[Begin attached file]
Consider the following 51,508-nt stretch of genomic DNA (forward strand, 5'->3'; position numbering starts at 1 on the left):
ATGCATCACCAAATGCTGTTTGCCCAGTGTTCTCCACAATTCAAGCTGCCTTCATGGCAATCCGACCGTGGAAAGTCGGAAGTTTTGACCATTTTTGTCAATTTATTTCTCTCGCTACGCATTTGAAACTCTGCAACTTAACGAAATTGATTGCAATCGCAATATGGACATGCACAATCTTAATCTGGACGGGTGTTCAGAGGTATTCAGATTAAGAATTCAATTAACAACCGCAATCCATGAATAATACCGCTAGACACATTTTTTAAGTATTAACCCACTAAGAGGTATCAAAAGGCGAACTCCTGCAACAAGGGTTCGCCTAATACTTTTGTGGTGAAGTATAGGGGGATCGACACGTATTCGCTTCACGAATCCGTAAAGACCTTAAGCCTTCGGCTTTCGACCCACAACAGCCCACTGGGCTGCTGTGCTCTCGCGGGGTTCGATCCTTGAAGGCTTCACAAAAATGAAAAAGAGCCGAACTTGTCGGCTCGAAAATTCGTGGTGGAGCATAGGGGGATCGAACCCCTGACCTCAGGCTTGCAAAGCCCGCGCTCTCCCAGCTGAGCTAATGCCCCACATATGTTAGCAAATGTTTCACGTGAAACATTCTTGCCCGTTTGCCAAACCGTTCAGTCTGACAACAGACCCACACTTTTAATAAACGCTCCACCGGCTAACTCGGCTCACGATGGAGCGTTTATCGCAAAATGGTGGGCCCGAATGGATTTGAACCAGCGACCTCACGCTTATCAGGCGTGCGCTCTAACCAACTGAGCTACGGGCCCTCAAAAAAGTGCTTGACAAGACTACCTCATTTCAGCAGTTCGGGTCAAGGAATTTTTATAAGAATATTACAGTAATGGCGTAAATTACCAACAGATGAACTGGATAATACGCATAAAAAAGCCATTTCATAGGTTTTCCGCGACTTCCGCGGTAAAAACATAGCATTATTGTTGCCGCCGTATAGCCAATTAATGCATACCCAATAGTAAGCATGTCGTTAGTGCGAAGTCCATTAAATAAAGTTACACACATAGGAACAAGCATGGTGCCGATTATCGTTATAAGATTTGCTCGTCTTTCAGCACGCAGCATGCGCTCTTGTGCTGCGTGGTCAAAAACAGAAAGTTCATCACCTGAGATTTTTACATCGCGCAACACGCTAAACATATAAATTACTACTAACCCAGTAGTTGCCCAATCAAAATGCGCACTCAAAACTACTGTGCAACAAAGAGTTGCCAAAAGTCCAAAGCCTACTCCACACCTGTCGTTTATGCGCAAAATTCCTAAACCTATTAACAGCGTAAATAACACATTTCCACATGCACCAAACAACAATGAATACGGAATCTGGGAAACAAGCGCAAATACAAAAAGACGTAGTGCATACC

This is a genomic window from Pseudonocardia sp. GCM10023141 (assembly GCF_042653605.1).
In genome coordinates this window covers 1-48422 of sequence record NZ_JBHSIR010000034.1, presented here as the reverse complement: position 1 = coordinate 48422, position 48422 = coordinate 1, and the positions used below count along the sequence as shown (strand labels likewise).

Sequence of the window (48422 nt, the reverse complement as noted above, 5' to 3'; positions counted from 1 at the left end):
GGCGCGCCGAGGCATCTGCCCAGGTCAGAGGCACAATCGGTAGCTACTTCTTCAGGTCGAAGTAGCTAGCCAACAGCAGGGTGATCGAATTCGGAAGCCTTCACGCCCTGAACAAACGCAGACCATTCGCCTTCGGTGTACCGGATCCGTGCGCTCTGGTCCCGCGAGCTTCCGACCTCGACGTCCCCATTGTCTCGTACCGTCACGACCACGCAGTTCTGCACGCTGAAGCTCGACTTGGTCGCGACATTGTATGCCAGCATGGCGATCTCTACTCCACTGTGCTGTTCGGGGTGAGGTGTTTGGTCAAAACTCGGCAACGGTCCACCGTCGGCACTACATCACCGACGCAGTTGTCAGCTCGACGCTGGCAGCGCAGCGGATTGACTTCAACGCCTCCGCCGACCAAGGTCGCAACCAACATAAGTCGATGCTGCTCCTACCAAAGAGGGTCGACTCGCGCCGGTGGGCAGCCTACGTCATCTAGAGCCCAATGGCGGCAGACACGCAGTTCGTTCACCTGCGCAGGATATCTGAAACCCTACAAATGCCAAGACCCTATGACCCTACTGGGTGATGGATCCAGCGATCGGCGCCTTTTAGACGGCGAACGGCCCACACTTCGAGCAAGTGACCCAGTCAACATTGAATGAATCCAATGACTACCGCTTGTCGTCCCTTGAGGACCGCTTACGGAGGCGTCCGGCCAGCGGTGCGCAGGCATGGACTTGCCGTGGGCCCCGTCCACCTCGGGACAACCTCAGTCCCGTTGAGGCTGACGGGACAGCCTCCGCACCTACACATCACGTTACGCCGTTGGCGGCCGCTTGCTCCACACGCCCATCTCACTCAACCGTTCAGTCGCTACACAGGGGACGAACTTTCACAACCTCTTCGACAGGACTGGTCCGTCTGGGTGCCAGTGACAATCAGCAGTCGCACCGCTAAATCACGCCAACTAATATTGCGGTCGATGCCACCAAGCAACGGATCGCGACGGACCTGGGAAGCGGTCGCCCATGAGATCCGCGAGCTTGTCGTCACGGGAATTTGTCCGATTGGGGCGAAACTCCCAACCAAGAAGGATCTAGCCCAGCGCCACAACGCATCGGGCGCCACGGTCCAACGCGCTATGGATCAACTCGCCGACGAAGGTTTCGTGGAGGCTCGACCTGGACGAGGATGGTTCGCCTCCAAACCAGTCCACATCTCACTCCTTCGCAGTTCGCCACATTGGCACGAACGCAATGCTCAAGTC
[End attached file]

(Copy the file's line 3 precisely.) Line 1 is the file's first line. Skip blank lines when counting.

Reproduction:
This is a genomic window from Pseudonocardia sp. GCM10023141 (assembly GCF_042653605.1).